HARTFORD, Conn. -- This was supposed to be a pleasurable night for Michael Adams. But his homecoming turned painful with seven seconds left in the first half last night.
Adams, playing in front of dozens of family and friends at the Hartford Civic Center, dislocated the middle finger of his left hand and had to have it reset after he fell while making a layup with seven seconds left in the first half.
It hurt him, and the Washington Bullets felt it even more.
The Bullets made a late run, but couldn't get over the hump without Adams' leadership and quickness, and dropped a 121-108 decision to the Boston Celtics.
Dunbar's Reggie Lewis led the Celtics with 37 points on 17-of-24 shooting, Larry Bird had 18 and Robert Parish 16. Pervis Ellison led the Bullets with 31 and Adams had 10.
"It was a little scary," Adams said. "Just looking at [the finger] made me go into shock. I was thinking of Joe Theismann's leg. But those things happen.
"I'm having a good year, so it's a little disappointing. You want to keep it going."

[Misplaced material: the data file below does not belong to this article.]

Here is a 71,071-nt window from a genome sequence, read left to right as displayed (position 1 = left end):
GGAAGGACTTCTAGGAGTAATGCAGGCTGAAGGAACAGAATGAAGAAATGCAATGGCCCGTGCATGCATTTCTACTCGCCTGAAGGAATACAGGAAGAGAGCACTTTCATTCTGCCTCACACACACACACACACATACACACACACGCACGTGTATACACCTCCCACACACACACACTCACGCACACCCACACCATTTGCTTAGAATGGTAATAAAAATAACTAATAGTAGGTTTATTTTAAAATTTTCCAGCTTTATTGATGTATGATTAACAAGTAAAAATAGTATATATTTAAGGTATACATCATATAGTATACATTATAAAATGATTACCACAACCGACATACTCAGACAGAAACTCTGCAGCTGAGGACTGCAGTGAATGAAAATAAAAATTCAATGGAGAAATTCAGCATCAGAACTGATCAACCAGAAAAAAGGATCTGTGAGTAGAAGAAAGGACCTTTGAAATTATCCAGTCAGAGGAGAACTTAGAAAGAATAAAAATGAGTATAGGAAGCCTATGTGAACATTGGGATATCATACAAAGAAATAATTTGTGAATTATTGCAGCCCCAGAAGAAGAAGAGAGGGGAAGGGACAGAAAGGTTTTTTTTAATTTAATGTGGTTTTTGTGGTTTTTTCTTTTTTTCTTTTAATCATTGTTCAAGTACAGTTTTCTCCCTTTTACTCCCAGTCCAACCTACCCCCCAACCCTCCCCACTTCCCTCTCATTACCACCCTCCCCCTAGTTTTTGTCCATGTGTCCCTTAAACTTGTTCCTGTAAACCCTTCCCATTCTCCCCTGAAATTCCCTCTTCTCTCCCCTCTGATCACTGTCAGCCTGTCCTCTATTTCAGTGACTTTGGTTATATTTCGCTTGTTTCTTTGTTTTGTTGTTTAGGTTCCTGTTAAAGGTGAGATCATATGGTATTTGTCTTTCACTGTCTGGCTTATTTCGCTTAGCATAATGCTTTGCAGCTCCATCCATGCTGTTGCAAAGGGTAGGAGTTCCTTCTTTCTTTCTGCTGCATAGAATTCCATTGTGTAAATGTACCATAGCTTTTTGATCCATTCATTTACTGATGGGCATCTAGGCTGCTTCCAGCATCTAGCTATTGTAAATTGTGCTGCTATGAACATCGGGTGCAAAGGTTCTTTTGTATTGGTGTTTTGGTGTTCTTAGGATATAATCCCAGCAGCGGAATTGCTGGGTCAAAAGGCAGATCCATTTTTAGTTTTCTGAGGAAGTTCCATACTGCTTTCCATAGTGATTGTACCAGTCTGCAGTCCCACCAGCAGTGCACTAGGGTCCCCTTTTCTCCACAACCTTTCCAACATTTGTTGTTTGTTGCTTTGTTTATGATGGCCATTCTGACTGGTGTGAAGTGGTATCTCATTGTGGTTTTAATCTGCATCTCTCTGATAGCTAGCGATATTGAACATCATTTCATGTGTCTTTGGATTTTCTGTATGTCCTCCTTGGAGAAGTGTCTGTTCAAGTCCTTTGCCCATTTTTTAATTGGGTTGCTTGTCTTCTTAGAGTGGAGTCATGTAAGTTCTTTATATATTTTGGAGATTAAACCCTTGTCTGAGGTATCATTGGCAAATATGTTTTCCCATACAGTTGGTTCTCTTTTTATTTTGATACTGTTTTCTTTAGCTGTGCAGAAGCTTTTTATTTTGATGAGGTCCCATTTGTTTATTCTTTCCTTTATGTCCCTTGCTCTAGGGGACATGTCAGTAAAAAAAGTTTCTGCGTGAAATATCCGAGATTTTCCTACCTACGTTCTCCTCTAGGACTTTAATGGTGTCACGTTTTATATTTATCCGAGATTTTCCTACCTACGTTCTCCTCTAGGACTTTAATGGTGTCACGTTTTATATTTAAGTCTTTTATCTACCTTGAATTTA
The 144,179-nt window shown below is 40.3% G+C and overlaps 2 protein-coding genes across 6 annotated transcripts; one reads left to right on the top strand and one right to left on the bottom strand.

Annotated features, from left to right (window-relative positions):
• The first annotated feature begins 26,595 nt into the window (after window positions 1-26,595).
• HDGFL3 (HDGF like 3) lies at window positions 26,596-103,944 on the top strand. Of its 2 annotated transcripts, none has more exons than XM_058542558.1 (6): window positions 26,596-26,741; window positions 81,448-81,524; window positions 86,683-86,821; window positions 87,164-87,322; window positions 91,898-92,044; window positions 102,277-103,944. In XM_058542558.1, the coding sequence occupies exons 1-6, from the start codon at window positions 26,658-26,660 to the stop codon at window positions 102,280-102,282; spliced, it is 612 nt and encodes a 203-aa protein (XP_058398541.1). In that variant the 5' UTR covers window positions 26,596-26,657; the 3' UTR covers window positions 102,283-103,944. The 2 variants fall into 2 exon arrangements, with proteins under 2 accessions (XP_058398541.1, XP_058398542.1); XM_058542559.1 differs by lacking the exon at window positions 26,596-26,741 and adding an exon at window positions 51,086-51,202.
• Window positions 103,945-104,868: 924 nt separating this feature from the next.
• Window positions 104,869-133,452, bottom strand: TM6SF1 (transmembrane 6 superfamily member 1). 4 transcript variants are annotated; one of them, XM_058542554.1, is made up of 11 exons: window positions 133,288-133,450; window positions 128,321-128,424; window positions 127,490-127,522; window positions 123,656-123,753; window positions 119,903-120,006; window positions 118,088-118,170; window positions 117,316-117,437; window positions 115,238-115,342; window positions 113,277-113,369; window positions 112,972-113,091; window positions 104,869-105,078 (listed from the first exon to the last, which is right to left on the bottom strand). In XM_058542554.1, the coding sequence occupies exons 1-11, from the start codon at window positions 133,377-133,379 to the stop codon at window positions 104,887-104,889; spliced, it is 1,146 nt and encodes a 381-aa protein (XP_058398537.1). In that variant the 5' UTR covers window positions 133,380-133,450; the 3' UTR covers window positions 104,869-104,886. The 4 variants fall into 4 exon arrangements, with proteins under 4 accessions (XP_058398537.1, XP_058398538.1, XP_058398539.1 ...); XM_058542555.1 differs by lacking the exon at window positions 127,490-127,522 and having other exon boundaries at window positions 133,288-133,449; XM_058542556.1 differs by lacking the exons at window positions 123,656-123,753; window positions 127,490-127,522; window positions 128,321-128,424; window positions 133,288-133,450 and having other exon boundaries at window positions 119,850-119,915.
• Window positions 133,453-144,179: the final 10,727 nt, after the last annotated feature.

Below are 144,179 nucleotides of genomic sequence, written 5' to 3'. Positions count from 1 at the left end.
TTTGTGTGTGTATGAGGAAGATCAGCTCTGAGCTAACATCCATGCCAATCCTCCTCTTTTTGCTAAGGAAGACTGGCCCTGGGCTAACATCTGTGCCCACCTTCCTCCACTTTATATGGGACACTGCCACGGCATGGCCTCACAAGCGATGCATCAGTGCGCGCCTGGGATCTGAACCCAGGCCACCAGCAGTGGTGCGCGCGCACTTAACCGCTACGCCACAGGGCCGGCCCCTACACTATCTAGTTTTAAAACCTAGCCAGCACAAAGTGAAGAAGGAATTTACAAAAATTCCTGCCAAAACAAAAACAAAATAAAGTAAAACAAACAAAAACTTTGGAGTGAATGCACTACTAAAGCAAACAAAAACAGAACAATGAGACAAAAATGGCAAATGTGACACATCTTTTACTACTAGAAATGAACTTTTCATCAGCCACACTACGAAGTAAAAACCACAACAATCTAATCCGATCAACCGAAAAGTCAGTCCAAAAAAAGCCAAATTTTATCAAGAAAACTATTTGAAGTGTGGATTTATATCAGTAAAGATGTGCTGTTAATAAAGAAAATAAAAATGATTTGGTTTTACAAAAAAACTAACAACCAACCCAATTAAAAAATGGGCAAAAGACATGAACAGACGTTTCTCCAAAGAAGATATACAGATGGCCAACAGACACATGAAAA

Adams was given local anesthesia by Celtics trainer Arnie Schellier to put the finger back in. He will have it X-rayed today. The Bullets will decide how much time he will miss then.
The Bullets missed Adams' quickness in their pressure defense, which the Celtics picked apart at key junctures. They also missed his outside shooting, which failed them in the final minutes after they had cut the Celtics' lead to 113-107 with 3:01 left.
Washington (5-9) had two chances to cut the lead to five, but missed both and Bird's three-pointer with 1:30 left sealed the Celtics' victory.
"We didn't get to play the pace we really wanted," Bullets coach Wes Unseld said. "They got open shots and they were hitting. We were hanging close, but we never got control."
Mostly because of Lewis. With Bird struggling, the fifth-year man took control with his outside shot and quick moves to the basket.
"Larry got off to a bad start and the pressure was on me to step up in the first half," Lewis said. "Parish and Bird are superstars, they always are going to come through at the end."
"Reggie was really on tonight," Washington's David Wingate said. "I can really see the difference in his game because I've known him since high school. He's one of the premiere two guards right now."